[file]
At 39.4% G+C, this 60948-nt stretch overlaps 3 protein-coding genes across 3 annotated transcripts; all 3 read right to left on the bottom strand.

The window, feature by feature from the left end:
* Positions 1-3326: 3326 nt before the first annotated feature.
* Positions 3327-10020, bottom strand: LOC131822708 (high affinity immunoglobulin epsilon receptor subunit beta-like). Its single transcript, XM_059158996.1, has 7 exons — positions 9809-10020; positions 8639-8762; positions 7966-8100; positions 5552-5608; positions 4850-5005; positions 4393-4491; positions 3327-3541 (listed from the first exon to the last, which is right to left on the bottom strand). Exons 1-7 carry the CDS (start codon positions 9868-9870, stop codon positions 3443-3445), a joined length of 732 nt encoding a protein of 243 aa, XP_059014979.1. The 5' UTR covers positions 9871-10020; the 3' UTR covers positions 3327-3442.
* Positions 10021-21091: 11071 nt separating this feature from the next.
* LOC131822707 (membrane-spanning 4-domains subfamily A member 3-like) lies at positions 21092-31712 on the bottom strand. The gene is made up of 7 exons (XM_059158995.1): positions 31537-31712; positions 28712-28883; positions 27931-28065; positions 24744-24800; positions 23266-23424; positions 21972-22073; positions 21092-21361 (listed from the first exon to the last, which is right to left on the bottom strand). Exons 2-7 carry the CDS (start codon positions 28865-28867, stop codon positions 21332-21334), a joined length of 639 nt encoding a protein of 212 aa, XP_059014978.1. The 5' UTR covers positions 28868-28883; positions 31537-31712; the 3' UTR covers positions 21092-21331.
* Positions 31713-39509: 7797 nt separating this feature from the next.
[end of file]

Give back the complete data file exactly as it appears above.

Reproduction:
At 39.4% G+C, this 60948-nt stretch overlaps 3 protein-coding genes across 3 annotated transcripts; all 3 read right to left on the bottom strand.

The window, feature by feature from the left end:
* Positions 1-3326: 3326 nt before the first annotated feature.
* Positions 3327-10020, bottom strand: LOC131822708 (high affinity immunoglobulin epsilon receptor subunit beta-like). Its single transcript, XM_059158996.1, has 7 exons — positions 9809-10020; positions 8639-8762; positions 7966-8100; positions 5552-5608; positions 4850-5005; positions 4393-4491; positions 3327-3541 (listed from the first exon to the last, which is right to left on the bottom strand). Exons 1-7 carry the CDS (start codon positions 9868-9870, stop codon positions 3443-3445), a joined length of 732 nt encoding a protein of 243 aa, XP_059014979.1. The 5' UTR covers positions 9871-10020; the 3' UTR covers positions 3327-3442.
* Positions 10021-21091: 11071 nt separating this feature from the next.
* LOC131822707 (membrane-spanning 4-domains subfamily A member 3-like) lies at positions 21092-31712 on the bottom strand. The gene is made up of 7 exons (XM_059158995.1): positions 31537-31712; positions 28712-28883; positions 27931-28065; positions 24744-24800; positions 23266-23424; positions 21972-22073; positions 21092-21361 (listed from the first exon to the last, which is right to left on the bottom strand). Exons 2-7 carry the CDS (start codon positions 28865-28867, stop codon positions 21332-21334), a joined length of 639 nt encoding a protein of 212 aa, XP_059014978.1. The 5' UTR covers positions 28868-28883; positions 31537-31712; the 3' UTR covers positions 21092-21331.
* Positions 31713-39509: 7797 nt separating this feature from the next.